Garment Factories Close amid Political Uncertainty
Political uncertainty in Cambodia has forced the garment and footwear industry to look to alternative countries to meet production needs, forcing more than 70 factories to close and a sharp drop in orders, a senior official from the Garment Manufacturers Association in Cambodia (GMAC) said yesterday.
Speaking at a press conference before the 6th Cambodia International Textile and Garment Industry Exhibition and Machinery Industry Fair in Phnom Penh yesterday, Ly Tek Heng, the operations manager at GMAC, painted a worrying picture of the first eight months of the year.
“I think the political situation has affected business, both businessmen and investors. When one country has instability in politics, it is difficult to make investments and there are concerns, especially from buyers,” he said.
“The political issues, illegal demonstrations and competition from the other garment and footwear exporting countries such Vietnam, Bangladesh and Myanmar has deterred investors from investing in Cambodia and has made buyers reluctant to order products from Cambodia.”
He said that in the first eight months of this year, more than 70 factories had been shuttered, while only 20 new ones had opened. This came as orders from buyers for footwear and clothing made in Cambodia dropped by almost 30 percent, forcing not only closures, but the slashing of hours for workers.
The decline in orders has had a knock-on effect within the industry, leading to a decline in orders for machinery used to make clothing and footwear, warned Akai Lin from Chan Chao International, which organized the fair.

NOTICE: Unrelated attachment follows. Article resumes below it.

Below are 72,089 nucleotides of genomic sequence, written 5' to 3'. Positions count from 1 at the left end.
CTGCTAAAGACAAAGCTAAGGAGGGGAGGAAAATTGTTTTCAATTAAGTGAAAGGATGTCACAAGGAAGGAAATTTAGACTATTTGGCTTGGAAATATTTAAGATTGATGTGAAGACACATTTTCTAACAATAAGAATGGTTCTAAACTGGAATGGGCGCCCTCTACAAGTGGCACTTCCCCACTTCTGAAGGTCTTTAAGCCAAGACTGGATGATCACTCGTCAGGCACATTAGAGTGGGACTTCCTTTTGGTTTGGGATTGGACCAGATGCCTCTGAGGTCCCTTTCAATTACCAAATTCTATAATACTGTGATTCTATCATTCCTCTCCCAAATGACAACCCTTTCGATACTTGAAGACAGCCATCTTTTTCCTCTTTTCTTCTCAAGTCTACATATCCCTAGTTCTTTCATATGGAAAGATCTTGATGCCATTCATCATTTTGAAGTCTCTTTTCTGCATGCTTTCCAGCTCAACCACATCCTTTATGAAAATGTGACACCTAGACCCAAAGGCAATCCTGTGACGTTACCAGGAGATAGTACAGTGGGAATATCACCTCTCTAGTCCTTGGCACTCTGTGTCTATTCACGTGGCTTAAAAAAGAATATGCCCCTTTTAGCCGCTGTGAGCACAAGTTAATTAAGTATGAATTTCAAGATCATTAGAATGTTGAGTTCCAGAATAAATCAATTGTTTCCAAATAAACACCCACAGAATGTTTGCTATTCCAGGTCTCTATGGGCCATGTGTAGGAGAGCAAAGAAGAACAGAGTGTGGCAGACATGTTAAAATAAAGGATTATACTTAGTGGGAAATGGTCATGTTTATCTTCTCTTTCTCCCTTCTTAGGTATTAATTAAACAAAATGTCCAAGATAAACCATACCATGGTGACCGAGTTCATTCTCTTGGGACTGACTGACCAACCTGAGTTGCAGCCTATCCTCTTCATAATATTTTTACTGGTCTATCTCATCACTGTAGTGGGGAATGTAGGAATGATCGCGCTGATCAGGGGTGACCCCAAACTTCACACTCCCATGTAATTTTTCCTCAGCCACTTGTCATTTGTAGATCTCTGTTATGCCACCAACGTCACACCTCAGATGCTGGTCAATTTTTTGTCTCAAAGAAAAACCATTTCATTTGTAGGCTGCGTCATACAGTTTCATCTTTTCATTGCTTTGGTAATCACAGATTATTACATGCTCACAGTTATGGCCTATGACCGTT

“For the last few years, the demand for machinery in manufacturing has been great, but now it is decreasing slightly due to factory closures, leading some buyers to wait for the political situation to improve before making orders,” he warned.
Commerce Ministry spokesperson Soeng Sophary yesterday downplayed the news, telling Khmer Times that the closure of factories did not mean the industry was under threat. She blamed global insecurity for the closures, citing the upcoming presidential elections in the US, the recent referendum in the UK where just over half the population voted to leave the EU, as well as the high price of electricity.
“Cambodia is a small country which depends on garment exports, and as such is affected by outside issues as our export market focuses on the UK and US. The factory closures are maybe due to changing demand in the EU and US. The economic waves in foreign countries have an impact on Cambodia,” Ms. Sophary said.
“However, it is not only the impact from outside the country, but also domestically, since investors are looking for profit with low operational costs. So if the operational costs in other countries are lower than Cambodia, they could turn to those countries. We have an issue on electricity and labor costs that we be must be alert to,” she said.
She stressed that it was too early to judge whether the industry was in trouble, as the 70 closed factories need to be compared with the 20 which have opened, which may be bigger or more important.
In contrast to GMAC’s figure of a 30 percent drop in buyer’s orders suggesting trouble in the garment sector, recent figures released by the Commerce Ministry paint a far healthier picture. The ministry stated that total garment and footwear exports in the first quarter of this year have increased by 39.1 percent, to $2 billion.
The EU was the largest market, taking $717.8 million in goods, followed by the US at $419.2 million and $41.7 million to Canada.
In 2015, total exports in the sector were $6.3 billion, a 7.6 percent growth over 2014, with 699 factories ‒ from 73 in 2014.
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